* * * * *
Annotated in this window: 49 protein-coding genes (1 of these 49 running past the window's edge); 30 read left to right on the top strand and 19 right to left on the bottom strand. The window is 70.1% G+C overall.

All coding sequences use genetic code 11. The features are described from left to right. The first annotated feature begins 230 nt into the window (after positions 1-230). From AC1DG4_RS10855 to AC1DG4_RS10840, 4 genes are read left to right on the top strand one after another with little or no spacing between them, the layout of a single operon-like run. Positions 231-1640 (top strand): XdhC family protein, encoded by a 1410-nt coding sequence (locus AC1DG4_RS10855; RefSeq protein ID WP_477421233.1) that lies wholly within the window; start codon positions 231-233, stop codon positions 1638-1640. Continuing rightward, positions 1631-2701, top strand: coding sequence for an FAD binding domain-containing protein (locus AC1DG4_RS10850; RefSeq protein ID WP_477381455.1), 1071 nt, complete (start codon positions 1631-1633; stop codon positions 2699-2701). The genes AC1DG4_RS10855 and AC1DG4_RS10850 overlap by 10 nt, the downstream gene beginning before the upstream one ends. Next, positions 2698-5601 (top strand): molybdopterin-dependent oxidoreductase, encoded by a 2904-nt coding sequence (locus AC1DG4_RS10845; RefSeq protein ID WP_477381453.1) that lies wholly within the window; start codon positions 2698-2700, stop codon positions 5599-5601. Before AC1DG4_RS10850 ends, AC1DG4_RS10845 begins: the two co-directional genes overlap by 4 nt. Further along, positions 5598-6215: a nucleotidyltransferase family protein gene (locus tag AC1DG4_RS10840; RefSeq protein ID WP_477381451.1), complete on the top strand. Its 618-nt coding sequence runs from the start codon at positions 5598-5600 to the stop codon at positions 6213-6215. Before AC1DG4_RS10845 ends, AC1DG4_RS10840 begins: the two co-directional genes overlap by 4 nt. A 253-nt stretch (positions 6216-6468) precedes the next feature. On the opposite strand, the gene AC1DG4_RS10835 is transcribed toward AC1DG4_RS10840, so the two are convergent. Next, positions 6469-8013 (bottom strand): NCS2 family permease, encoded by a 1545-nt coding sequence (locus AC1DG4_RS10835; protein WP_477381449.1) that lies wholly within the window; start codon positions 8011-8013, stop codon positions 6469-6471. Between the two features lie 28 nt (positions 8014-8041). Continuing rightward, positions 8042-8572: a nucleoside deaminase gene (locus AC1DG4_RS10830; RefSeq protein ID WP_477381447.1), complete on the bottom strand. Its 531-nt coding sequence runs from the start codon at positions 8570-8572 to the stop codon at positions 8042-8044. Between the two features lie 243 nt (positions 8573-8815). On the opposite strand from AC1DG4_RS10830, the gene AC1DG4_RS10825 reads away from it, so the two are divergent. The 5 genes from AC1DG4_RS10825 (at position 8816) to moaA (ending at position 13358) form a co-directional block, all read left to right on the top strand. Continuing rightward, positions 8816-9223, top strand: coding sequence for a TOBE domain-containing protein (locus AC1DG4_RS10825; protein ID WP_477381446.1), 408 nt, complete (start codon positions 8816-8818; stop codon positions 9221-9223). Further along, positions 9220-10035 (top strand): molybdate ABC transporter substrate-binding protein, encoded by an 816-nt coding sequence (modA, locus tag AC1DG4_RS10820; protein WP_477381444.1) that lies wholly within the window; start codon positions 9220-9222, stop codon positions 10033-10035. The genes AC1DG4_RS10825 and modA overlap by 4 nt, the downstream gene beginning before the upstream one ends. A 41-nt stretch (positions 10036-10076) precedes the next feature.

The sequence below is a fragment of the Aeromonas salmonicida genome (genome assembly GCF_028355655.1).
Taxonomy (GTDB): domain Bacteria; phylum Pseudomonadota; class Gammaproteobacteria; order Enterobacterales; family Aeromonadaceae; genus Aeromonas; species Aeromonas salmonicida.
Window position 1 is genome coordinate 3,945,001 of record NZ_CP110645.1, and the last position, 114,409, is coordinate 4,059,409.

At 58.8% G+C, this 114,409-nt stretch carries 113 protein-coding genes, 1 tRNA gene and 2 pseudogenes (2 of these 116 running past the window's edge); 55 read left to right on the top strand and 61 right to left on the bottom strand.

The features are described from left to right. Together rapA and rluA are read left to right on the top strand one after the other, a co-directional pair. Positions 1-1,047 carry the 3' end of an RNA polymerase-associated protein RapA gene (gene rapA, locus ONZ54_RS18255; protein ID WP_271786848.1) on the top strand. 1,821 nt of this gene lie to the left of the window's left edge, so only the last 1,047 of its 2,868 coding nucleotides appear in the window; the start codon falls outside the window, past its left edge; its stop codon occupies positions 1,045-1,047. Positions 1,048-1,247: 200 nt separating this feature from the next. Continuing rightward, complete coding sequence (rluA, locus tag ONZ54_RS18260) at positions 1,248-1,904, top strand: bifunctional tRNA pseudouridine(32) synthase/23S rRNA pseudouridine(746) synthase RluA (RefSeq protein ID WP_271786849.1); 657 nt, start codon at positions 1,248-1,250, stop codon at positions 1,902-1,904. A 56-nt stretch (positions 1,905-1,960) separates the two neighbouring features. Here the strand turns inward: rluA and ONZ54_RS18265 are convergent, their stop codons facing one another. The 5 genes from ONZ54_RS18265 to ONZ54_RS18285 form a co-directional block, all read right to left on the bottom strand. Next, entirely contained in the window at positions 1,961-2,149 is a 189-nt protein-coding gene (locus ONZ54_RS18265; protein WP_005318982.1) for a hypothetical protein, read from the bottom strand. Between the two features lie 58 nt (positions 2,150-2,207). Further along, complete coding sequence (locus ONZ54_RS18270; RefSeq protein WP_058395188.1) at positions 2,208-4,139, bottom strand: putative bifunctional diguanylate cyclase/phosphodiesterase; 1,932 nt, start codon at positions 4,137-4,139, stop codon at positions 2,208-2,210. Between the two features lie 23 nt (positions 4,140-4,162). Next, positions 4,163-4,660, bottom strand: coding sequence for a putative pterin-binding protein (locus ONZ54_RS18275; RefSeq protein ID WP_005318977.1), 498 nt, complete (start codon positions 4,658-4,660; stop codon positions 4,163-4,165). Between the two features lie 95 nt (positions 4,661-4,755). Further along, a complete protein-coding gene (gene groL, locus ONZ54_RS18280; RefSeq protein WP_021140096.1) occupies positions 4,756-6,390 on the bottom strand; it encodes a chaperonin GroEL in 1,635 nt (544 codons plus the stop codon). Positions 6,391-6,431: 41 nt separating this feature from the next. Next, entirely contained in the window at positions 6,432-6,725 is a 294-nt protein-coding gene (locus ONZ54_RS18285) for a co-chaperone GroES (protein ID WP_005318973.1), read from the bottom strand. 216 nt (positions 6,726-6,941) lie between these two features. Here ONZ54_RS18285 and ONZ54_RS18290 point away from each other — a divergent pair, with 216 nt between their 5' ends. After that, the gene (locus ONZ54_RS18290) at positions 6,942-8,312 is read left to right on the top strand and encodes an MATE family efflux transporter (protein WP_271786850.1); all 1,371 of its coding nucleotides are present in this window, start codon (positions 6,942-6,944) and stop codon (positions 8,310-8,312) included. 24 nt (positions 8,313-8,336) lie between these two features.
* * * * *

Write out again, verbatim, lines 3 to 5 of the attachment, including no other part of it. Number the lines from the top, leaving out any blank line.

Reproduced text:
The sequence below is a fragment of the Aeromonas salmonicida genome (genome assembly GCF_028355655.1).
Taxonomy (GTDB): domain Bacteria; phylum Pseudomonadota; class Gammaproteobacteria; order Enterobacterales; family Aeromonadaceae; genus Aeromonas; species Aeromonas salmonicida.
Window position 1 is genome coordinate 3,945,001 of record NZ_CP110645.1, and the last position, 114,409, is coordinate 4,059,409.